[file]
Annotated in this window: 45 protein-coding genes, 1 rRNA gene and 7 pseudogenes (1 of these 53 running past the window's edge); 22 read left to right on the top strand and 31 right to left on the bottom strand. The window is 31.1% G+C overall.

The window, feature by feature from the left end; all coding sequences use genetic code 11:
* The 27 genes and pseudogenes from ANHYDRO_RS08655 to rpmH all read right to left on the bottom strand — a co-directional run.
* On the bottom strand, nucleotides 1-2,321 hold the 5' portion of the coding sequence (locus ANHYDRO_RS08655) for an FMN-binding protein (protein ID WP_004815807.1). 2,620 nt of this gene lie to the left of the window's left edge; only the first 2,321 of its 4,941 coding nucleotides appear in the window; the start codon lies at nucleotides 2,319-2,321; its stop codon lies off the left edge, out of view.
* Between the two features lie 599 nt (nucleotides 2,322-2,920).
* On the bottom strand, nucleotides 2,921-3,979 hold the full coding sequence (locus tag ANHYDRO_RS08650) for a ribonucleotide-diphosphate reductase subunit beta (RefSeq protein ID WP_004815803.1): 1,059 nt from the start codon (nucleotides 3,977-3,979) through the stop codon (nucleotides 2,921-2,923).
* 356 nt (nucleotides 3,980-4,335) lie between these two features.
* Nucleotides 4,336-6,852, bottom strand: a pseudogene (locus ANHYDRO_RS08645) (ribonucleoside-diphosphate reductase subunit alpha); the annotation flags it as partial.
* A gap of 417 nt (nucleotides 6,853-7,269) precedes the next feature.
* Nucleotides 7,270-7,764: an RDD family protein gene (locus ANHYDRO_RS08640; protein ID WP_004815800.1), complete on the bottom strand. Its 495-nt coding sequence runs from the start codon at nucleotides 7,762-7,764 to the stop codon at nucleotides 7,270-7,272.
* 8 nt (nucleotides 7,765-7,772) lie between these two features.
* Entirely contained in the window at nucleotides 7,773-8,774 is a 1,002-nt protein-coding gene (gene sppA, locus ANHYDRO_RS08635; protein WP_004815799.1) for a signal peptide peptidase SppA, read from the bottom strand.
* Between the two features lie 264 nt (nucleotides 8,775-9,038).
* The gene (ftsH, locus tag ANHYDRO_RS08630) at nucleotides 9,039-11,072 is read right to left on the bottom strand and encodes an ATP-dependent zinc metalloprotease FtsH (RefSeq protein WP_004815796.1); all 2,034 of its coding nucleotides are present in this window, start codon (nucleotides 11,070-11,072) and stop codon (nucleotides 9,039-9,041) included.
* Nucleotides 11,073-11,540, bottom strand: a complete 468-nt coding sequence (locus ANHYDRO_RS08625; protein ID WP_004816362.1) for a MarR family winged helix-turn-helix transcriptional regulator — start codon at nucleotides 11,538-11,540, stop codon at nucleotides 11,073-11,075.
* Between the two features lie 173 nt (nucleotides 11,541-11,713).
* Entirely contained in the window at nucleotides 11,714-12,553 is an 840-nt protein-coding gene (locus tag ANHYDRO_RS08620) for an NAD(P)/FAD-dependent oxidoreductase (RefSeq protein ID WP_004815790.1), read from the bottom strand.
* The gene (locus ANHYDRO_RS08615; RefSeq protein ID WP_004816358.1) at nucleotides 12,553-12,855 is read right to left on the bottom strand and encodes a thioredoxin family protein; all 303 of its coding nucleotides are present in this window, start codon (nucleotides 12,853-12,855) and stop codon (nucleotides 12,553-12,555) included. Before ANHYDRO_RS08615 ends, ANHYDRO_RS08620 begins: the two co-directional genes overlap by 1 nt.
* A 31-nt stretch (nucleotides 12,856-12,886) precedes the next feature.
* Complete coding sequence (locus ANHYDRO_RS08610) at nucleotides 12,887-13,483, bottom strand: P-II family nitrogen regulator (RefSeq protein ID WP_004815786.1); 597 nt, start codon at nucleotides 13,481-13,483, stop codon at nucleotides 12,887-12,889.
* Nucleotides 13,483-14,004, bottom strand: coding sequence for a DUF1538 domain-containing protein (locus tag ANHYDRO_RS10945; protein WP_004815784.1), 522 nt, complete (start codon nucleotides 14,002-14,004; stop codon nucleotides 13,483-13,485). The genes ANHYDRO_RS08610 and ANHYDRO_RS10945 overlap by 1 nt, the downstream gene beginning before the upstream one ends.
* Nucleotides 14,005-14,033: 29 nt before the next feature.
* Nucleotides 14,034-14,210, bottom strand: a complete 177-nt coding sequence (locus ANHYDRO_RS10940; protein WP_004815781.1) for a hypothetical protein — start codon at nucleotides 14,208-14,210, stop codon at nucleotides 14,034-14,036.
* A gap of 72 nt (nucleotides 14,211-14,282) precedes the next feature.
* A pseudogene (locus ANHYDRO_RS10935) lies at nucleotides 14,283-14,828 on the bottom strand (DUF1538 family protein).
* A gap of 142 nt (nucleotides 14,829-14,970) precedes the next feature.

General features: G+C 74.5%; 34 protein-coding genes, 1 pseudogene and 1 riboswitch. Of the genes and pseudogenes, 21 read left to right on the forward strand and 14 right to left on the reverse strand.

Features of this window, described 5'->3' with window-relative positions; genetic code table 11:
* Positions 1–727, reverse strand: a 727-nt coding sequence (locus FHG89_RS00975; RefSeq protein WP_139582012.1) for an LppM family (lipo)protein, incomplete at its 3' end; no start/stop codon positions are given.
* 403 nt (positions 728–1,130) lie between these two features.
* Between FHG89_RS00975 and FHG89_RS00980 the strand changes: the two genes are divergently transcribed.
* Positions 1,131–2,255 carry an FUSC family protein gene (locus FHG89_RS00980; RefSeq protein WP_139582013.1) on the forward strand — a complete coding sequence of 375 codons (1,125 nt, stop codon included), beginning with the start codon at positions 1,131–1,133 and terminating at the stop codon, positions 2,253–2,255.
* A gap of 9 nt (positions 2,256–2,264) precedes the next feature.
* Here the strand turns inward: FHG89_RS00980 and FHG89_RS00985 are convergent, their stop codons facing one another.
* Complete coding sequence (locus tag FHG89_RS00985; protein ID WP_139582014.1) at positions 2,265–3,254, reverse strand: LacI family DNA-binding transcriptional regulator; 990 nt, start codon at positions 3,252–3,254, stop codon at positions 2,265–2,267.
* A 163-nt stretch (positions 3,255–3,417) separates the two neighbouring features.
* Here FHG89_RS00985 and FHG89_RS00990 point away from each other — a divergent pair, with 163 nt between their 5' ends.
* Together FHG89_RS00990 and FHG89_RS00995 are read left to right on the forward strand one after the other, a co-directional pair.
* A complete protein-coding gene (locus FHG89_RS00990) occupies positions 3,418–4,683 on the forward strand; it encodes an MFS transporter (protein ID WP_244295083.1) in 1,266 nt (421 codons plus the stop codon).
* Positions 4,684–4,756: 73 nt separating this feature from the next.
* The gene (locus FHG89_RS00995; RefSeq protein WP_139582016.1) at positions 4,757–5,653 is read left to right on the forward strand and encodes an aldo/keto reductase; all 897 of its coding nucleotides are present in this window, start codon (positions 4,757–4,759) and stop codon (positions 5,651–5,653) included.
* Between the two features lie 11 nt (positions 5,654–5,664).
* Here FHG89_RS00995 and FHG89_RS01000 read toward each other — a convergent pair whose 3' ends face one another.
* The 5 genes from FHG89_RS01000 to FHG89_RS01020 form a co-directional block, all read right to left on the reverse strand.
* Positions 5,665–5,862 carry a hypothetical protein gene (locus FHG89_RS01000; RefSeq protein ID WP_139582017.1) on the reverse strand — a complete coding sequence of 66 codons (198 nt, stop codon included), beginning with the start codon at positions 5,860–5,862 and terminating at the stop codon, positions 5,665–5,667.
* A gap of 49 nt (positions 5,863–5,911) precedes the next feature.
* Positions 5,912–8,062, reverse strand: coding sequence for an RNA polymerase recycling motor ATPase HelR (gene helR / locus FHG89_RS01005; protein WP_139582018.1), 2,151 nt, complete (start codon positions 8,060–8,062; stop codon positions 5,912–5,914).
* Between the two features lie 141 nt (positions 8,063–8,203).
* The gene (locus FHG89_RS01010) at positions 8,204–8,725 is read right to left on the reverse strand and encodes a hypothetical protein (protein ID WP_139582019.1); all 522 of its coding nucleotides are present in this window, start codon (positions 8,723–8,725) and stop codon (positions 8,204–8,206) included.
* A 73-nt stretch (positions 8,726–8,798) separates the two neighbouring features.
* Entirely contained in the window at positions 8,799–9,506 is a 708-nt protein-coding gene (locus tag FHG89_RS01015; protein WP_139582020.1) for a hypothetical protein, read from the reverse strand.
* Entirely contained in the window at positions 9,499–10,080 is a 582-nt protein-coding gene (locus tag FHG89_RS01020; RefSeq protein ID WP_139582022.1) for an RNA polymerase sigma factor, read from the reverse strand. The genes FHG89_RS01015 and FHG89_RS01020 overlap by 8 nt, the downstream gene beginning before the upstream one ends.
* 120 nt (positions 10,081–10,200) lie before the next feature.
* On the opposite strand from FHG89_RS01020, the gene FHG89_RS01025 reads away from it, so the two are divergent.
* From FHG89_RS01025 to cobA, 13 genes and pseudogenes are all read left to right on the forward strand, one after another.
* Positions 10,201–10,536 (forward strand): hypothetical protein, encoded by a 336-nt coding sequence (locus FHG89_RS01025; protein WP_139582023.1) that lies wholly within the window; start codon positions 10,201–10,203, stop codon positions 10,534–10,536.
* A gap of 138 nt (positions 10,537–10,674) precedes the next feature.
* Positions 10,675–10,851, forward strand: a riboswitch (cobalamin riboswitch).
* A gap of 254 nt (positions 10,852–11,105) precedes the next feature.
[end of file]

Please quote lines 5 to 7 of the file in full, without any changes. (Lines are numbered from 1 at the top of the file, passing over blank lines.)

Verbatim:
* Between the two features lie 599 nt (nucleotides 2,322-2,920).
* On the bottom strand, nucleotides 2,921-3,979 hold the full coding sequence (locus tag ANHYDRO_RS08650) for a ribonucleotide-diphosphate reductase subunit beta (RefSeq protein ID WP_004815803.1): 1,059 nt from the start codon (nucleotides 3,977-3,979) through the stop codon (nucleotides 2,921-2,923).
* 356 nt (nucleotides 3,980-4,335) lie between these two features.